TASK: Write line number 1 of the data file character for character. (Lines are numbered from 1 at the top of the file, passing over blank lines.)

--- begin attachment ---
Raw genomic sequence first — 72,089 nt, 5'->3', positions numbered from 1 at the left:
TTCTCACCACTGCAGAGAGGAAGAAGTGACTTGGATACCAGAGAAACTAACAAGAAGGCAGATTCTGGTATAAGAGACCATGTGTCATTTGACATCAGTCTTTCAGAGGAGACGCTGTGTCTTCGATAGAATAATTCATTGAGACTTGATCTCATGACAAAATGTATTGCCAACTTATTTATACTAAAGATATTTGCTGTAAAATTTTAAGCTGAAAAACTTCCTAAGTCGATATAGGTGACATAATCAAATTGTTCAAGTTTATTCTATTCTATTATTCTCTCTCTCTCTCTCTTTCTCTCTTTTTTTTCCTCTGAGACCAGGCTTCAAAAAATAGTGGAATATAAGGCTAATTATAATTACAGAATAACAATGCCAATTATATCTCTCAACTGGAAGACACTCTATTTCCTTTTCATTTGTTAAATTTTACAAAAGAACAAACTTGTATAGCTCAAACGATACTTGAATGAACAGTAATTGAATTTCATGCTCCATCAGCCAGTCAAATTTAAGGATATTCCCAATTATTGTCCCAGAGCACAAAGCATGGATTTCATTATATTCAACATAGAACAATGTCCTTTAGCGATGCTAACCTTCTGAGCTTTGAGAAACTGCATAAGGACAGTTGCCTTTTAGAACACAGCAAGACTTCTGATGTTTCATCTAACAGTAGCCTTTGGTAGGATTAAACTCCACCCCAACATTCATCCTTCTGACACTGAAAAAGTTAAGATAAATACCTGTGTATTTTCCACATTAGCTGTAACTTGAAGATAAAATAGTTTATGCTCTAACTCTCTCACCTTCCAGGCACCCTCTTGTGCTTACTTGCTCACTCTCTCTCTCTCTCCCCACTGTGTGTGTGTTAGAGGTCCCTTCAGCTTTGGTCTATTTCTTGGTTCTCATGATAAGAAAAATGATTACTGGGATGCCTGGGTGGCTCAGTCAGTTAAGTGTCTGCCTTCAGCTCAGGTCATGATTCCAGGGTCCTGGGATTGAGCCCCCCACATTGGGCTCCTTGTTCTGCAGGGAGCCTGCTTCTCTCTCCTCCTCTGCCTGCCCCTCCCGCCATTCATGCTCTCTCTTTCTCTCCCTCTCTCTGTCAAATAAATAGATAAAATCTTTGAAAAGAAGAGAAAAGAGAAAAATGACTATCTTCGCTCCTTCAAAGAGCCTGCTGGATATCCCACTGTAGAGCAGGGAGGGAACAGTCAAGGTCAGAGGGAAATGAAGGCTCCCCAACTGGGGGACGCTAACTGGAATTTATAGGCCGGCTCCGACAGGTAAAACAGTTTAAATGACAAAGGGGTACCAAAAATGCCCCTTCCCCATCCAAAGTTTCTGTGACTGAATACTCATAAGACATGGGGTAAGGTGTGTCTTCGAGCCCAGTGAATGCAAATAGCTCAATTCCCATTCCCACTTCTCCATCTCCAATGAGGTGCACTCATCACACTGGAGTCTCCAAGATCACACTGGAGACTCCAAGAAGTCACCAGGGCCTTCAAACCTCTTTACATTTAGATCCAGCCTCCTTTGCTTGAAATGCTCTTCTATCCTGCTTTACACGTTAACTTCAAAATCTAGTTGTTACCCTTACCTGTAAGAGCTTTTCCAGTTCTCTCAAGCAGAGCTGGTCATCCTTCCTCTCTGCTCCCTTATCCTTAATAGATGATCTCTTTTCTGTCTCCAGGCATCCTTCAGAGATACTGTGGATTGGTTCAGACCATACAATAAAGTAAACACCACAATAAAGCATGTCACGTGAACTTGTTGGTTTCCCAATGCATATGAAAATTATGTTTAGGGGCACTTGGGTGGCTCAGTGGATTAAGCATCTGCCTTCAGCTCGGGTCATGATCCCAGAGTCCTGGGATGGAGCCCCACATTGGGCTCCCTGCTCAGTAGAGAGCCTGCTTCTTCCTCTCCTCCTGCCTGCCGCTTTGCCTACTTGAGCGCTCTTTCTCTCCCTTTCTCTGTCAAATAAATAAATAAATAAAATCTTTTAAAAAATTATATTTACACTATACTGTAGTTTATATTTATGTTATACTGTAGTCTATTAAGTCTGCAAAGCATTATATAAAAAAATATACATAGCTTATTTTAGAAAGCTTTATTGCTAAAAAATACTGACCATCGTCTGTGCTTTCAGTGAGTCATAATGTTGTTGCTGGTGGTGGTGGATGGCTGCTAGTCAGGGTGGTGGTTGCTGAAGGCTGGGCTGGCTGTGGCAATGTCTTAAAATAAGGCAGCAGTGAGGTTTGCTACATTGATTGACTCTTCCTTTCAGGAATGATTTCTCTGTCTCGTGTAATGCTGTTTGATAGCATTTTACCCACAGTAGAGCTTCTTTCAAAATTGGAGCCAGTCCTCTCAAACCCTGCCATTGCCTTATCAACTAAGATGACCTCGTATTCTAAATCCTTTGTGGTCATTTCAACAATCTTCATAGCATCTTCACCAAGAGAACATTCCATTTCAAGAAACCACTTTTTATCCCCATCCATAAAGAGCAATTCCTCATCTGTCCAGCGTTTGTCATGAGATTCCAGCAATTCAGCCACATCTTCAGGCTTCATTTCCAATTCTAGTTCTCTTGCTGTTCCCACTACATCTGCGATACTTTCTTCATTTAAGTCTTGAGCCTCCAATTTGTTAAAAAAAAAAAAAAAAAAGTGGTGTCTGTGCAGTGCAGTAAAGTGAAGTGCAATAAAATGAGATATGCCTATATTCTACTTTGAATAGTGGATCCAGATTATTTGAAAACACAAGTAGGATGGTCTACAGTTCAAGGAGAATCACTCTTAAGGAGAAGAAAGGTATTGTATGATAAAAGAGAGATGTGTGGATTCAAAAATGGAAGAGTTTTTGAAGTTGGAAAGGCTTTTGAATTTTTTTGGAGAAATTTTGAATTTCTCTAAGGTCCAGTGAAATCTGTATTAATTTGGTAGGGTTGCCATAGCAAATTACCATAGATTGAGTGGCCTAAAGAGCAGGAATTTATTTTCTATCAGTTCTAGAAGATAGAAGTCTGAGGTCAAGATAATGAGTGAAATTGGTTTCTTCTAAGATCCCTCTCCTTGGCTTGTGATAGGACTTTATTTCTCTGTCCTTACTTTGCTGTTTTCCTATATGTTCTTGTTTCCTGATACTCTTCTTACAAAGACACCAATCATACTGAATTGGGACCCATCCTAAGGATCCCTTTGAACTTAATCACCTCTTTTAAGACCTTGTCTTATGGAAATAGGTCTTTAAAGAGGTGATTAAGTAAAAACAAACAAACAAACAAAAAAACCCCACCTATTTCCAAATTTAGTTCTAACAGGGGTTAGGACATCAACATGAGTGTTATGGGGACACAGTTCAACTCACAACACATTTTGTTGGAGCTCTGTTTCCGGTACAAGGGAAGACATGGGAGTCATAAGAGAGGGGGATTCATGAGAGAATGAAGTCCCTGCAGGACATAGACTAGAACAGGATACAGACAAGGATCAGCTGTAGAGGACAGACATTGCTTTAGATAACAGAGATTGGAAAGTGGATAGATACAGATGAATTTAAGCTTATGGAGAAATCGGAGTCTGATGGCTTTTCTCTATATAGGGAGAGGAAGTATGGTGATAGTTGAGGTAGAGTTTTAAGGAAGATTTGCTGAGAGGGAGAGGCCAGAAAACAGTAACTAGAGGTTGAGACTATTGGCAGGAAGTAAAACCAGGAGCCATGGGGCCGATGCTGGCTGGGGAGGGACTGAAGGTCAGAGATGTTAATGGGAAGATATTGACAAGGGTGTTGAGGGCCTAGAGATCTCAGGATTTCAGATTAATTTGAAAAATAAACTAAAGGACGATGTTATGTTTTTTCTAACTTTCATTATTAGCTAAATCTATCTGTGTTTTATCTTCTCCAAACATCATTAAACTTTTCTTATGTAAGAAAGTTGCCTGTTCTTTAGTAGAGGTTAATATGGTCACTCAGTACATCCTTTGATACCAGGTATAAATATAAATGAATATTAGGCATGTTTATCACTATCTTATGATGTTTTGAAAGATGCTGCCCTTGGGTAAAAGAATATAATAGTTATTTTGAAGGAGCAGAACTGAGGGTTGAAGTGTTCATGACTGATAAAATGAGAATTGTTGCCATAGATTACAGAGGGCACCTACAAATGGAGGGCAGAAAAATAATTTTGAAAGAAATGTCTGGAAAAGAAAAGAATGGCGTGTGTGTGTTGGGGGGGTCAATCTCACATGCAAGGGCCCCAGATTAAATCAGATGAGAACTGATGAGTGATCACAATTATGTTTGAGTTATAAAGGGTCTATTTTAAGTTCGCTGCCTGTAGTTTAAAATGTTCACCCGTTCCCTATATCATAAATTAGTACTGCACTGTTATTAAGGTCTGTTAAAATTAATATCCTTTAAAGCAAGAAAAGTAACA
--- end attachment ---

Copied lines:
Raw genomic sequence first — 72,089 nt, 5'->3', positions numbered from 1 at the left: